Thứ Sáu, 1 tháng 10, 2010


Một bài viết về nơi chốn, tôi sẽ gửi đăng bản tiếng Việt sau

Up to now, with closed eyes I discern out a footpath that leads to the sea, I see the last light of sunset carving a village’s silhouette in skyline. I feel hot sand under my naked feet on a summer day. There are two ways to the sea in my mind. One is a mental real path and another is a real road, one is the footpath that takes us hours to go to the sea thirty years ago, another is the road where I ride a moped every day. Both of the ways to the sea exist in my imagination, the first one is alive, vivid, and persistent like Marcel Proust’s memory.

The path starts from the intersection with the North-South railroad. That rail causes human and animal deaths every year. However, for kids, most of the time the rairoad brings good memory such as catching fishes along ditches in monsoon season. The path also starts with evidence about the past war: an M113 armored personnel carrier and later added a corpse of HU 1A Huey helicopter from Chu Lai (July) base lie nearby. Needless to say these artifacts become our toys for years. Crossing the railroad, we hit a dirt path lead to a pagoda. Every time we pass the pagoda we stop at a marble stele to read engraved words “Buddha is an embodiment of mercifulness, mindfulness, and courage” to the best of my knowledge I guess it is something likes a motto.

Picture 1: The footpath leading to the sea

The path continues with a slight slope down to a small village facing a beautiful rice field, the path is often wet and muddy after rain and is always filled with cow feces, sometimes we walk over bamboo prickle which make us really cautious for the next move. Of course, like all Vietnamese villages, after the village is a bamboo row marks our way out of a paddy. Usually, the field is covered with rice-green, or sometimes in harvest days, with golden color. A simple bridge near the middle of the paddy made of stainless steel beam about twenty-centimeter wide spans over an irrigational ditch challenge farmers with their bicycles, but creates no problem for kids like us. Sometimes we jump to the ditch to catch small fresh-water fishes- most of the time unsuccessful. Out to the middle of the field, on the left side is the magnificent Haivan Mountain (the Ocean Cloud Mountain) with height more than one thousand and five hundred feet walling around the city and its surrounding area. Then we must pass a small family graveyard before approaching a Coast Border Post, I still remember faces of Chinese fishermen who are detained by our coast guards while ghost of border war with China still floating in the air. Those fishermen do not look like prisoners. They sit in plank beds and converse with soldiers while we peek through a main door. Strangely enough, they look like fathers or brothers who visit their own relatives. Before our sight catching the sea, we must pass another small village filled with sound and scent of a typical fishing village in the Central part of Vietnam- dog barking, a whirling smoke, and stink of fish. The sandy village looks straight to east to another tiny hundred-meter wide rice field. It seems famers have to fight with barren land piece by piece to get this field. After a small hill, the sea opens its generous arms to us. Nothing can be compared to the color of blue sea under the tropical sun!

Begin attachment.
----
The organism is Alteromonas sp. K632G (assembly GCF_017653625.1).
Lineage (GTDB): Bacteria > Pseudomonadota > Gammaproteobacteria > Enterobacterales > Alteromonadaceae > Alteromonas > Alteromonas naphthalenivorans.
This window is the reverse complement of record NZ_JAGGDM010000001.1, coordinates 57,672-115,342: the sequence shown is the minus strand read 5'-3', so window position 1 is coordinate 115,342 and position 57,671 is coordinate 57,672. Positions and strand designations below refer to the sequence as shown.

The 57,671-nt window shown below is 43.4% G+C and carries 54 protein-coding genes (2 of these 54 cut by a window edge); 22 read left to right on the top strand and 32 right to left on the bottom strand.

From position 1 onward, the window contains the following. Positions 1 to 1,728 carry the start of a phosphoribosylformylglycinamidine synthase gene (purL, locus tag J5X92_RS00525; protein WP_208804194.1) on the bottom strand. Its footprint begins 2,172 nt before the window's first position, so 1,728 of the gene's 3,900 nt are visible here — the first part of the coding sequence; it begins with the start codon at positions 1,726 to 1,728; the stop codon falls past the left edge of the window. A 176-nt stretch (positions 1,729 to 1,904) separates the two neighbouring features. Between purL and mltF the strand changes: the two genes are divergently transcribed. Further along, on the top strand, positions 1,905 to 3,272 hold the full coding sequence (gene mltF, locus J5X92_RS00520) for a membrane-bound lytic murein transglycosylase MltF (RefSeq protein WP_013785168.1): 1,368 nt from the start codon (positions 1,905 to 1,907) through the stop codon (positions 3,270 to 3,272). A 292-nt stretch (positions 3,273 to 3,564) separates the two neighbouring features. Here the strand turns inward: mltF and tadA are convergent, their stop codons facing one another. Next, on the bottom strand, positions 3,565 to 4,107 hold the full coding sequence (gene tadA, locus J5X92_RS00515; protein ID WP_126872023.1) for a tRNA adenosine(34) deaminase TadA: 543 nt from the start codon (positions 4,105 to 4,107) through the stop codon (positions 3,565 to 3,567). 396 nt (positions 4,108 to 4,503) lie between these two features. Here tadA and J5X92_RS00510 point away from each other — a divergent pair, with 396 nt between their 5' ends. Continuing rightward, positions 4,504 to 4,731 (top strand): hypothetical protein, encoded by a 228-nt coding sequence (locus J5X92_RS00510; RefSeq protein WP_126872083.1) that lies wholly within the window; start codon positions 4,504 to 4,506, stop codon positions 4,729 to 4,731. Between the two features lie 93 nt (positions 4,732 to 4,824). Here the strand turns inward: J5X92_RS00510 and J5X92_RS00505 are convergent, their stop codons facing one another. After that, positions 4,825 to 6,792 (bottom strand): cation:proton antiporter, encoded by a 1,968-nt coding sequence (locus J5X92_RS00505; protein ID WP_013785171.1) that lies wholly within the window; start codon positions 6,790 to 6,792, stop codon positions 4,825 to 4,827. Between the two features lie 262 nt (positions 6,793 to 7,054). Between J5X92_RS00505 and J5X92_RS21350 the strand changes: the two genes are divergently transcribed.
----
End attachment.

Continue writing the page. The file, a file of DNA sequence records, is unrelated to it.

One thing I am sure that the color of the sea is unchanged since that time, except that everything has been changed. Now it takes me just less than five minutes to traverse from the railroad to the sea. Of course, it is such stupid if one tries to go all the way on this sixty-meter-wide street under the sun without any shades of trees. Several new settlements mushroom on the site of the old path. Our dear planners have subdivided the place into identical lots. The paddies are being bulldozed with promise that after four or five months there is nothing left. All the lots are very much the same: four to five-meter wide by fifteen to twenty-meter depth. Houses are the same, poor and middle class people build one to three-story row houses with the same design: a living room in front, a kitchen in the back part, and sleeping rooms on second or third floors. Rich people who can purchase two or more lots build garages in front of their houses trying to imitate what they see on TV.